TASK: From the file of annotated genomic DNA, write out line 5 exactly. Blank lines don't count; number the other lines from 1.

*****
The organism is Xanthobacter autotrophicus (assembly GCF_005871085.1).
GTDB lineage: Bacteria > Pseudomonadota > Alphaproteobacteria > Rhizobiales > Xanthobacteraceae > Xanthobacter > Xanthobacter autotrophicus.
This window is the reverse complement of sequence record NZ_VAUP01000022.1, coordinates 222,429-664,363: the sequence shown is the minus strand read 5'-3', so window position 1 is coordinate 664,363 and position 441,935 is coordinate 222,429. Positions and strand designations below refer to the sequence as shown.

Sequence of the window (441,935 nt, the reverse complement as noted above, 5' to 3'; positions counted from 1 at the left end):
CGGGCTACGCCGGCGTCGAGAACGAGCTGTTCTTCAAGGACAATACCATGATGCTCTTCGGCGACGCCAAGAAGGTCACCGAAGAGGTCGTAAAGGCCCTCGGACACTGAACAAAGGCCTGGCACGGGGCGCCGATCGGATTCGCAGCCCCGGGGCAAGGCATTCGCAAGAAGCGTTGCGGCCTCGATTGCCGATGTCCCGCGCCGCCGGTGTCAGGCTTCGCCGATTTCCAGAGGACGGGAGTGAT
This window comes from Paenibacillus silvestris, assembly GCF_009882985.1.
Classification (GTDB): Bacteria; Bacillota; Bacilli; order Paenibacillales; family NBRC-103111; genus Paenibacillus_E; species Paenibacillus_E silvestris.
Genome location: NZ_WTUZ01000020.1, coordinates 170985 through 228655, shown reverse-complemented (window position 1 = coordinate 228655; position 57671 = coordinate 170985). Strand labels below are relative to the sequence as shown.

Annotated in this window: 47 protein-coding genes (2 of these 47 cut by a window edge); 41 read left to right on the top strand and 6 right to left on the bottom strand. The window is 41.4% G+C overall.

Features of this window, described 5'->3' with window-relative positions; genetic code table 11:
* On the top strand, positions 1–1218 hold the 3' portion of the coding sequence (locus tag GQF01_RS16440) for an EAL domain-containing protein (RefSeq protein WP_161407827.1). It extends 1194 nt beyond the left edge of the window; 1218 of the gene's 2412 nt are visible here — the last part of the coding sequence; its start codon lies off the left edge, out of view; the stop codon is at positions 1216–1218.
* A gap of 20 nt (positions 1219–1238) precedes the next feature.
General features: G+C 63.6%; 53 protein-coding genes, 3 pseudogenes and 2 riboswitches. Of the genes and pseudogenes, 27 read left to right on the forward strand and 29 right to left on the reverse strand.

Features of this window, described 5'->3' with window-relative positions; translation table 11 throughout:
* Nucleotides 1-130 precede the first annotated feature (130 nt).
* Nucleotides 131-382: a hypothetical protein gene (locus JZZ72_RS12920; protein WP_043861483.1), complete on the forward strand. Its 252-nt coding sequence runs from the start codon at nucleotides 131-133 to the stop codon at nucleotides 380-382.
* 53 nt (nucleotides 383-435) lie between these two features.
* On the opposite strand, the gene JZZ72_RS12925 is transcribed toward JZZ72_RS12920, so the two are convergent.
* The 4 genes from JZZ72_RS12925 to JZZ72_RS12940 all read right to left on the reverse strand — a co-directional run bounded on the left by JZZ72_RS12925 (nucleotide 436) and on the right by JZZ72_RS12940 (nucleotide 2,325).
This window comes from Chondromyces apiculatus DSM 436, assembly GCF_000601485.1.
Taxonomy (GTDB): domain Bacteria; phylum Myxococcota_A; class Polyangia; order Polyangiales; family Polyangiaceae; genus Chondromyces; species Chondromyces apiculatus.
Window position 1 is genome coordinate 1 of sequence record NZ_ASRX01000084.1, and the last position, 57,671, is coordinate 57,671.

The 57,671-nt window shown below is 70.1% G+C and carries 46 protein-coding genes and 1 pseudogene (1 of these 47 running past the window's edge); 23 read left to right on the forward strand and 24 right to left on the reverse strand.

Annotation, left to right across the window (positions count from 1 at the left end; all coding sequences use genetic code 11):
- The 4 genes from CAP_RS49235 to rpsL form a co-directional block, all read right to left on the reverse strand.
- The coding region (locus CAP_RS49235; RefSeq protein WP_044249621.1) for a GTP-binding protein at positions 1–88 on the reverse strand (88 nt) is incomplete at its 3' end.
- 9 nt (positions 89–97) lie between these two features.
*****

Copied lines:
CGGGCTACGCCGGCGTCGAGAACGAGCTGTTCTTCAAGGACAATACCATGATGCTCTTCGGCGACGCCAAGAAGGTCACCGAAGAGGTCGTAAAGGCCCTCGGACACTGAACAAAGGCCTGGCACGGGGCGCCGATCGGATTCGCAGCCCCGGGGCAAGGCATTCGCAAGAAGCGTTGCGGCCTCGATTGCCGATGTCCCGCGCCGCCGGTGTCAGGCTTCGCCGATTTCCAGAGGACGGGAGTGAT